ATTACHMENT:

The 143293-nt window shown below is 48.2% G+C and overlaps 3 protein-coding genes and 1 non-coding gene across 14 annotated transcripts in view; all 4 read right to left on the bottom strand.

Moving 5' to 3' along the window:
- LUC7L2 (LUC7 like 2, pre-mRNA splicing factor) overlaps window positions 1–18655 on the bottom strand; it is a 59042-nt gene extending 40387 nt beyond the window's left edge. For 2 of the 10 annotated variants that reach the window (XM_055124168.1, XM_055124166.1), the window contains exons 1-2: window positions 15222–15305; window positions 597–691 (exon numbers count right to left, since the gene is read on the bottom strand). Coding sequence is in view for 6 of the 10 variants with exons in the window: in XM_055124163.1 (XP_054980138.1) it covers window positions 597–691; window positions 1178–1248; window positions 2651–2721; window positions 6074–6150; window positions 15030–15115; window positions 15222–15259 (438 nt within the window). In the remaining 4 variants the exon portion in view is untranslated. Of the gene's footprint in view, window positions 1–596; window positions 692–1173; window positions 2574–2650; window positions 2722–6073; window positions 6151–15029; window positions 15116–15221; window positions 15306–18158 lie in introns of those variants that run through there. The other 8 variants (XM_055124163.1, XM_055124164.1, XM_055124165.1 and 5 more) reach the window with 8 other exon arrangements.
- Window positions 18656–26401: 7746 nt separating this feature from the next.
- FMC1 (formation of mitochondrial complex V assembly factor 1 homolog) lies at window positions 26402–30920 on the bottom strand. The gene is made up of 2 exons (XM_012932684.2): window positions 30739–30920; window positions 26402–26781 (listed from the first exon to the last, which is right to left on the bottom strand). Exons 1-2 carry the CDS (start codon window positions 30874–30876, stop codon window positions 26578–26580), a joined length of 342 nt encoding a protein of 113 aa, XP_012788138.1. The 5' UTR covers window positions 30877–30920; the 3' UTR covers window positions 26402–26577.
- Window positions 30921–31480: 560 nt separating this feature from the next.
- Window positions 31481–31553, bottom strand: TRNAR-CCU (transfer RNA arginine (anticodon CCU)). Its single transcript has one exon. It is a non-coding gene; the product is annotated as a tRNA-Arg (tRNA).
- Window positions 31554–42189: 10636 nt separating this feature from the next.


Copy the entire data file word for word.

The 143293-nt window shown below is 48.2% G+C and overlaps 3 protein-coding genes and 1 non-coding gene across 14 annotated transcripts in view; all 4 read right to left on the bottom strand.

Moving 5' to 3' along the window:
- LUC7L2 (LUC7 like 2, pre-mRNA splicing factor) overlaps window positions 1–18655 on the bottom strand; it is a 59042-nt gene extending 40387 nt beyond the window's left edge. For 2 of the 10 annotated variants that reach the window (XM_055124168.1, XM_055124166.1), the window contains exons 1-2: window positions 15222–15305; window positions 597–691 (exon numbers count right to left, since the gene is read on the bottom strand). Coding sequence is in view for 6 of the 10 variants with exons in the window: in XM_055124163.1 (XP_054980138.1) it covers window positions 597–691; window positions 1178–1248; window positions 2651–2721; window positions 6074–6150; window positions 15030–15115; window positions 15222–15259 (438 nt within the window). In the remaining 4 variants the exon portion in view is untranslated. Of the gene's footprint in view, window positions 1–596; window positions 692–1173; window positions 2574–2650; window positions 2722–6073; window positions 6151–15029; window positions 15116–15221; window positions 15306–18158 lie in introns of those variants that run through there. The other 8 variants (XM_055124163.1, XM_055124164.1, XM_055124165.1 and 5 more) reach the window with 8 other exon arrangements.
- Window positions 18656–26401: 7746 nt separating this feature from the next.
- FMC1 (formation of mitochondrial complex V assembly factor 1 homolog) lies at window positions 26402–30920 on the bottom strand. The gene is made up of 2 exons (XM_012932684.2): window positions 30739–30920; window positions 26402–26781 (listed from the first exon to the last, which is right to left on the bottom strand). Exons 1-2 carry the CDS (start codon window positions 30874–30876, stop codon window positions 26578–26580), a joined length of 342 nt encoding a protein of 113 aa, XP_012788138.1. The 5' UTR covers window positions 30877–30920; the 3' UTR covers window positions 26402–26577.
- Window positions 30921–31480: 560 nt separating this feature from the next.
- Window positions 31481–31553, bottom strand: TRNAR-CCU (transfer RNA arginine (anticodon CCU)). Its single transcript has one exon. It is a non-coding gene; the product is annotated as a tRNA-Arg (tRNA).
- Window positions 31554–42189: 10636 nt separating this feature from the next.